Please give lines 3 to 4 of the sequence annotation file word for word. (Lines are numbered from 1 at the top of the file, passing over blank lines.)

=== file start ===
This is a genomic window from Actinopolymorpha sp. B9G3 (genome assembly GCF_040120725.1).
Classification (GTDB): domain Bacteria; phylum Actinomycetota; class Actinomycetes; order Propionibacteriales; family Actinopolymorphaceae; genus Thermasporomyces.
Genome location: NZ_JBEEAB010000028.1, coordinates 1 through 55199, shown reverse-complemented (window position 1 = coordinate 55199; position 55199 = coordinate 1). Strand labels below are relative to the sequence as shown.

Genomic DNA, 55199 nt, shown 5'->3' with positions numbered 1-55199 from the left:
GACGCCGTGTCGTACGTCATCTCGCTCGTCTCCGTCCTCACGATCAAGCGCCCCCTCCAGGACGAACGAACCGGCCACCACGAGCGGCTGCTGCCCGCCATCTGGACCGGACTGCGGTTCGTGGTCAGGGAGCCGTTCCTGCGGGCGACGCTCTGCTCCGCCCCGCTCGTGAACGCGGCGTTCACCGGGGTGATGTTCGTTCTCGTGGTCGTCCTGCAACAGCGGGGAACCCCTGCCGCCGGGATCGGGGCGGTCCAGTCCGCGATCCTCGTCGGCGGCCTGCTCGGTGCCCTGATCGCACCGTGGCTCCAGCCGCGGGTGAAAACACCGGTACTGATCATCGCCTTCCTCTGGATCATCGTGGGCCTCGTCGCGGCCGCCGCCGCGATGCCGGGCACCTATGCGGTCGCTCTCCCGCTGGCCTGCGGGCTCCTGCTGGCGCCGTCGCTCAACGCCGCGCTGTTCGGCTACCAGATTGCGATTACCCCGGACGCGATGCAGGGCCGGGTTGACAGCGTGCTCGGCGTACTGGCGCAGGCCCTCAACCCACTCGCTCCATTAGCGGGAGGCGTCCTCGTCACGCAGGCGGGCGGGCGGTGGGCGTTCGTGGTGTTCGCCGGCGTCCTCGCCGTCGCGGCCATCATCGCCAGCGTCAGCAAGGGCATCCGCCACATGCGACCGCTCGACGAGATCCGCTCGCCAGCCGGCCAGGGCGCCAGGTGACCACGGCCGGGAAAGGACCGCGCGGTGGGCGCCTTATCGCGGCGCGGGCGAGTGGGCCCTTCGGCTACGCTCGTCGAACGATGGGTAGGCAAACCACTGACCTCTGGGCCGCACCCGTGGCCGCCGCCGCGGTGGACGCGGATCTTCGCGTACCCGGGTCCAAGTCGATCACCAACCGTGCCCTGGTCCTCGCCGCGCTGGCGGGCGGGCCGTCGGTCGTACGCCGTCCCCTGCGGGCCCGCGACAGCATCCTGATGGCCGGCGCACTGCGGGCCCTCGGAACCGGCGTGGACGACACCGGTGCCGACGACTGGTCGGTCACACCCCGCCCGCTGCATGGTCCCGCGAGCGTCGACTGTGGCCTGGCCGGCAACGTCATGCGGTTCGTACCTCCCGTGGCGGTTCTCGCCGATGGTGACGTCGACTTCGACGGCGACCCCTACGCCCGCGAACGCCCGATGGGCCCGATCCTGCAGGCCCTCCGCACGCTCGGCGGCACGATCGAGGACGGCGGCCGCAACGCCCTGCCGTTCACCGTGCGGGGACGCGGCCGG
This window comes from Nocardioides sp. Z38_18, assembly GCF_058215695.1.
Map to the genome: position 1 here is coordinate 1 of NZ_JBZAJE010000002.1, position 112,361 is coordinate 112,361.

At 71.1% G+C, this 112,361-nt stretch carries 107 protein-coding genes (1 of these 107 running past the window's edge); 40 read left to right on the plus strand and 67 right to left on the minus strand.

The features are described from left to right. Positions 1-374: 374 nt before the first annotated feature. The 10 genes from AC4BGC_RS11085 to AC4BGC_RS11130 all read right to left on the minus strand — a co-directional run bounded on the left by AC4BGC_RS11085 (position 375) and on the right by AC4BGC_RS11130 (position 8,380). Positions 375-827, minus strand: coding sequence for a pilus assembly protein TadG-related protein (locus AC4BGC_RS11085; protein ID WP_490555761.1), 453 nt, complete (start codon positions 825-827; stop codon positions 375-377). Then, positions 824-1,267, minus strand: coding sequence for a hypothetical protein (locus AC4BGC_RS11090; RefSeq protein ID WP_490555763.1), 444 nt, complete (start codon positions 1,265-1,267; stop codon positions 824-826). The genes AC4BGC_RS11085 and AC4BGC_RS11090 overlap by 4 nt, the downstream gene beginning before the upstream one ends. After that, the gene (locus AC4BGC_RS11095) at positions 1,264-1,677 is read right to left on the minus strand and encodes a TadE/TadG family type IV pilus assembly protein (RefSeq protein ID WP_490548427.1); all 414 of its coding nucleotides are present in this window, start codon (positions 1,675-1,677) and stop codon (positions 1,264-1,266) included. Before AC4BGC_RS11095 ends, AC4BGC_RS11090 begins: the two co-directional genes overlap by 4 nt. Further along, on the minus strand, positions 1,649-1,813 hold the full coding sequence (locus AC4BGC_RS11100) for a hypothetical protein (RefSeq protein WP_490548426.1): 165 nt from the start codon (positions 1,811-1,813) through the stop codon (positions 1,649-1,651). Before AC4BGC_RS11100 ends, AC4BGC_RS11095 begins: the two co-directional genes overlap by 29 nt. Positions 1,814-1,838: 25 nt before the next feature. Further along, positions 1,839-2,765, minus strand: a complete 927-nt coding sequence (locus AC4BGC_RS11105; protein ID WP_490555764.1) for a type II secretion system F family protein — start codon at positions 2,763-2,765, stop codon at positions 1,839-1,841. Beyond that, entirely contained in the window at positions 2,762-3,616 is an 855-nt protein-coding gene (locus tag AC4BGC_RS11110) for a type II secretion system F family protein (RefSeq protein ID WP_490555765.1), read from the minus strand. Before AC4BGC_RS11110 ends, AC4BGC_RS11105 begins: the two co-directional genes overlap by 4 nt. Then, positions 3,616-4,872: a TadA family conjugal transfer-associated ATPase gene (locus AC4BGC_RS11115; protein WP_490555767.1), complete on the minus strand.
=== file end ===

Genome location: NZ_JBEEAB010000028.1, coordinates 1 through 55199, shown reverse-complemented (window position 1 = coordinate 55199; position 55199 = coordinate 1). Strand labels below are relative to the sequence as shown.

Genomic DNA, 55199 nt, shown 5'->3' with positions numbered 1-55199 from the left: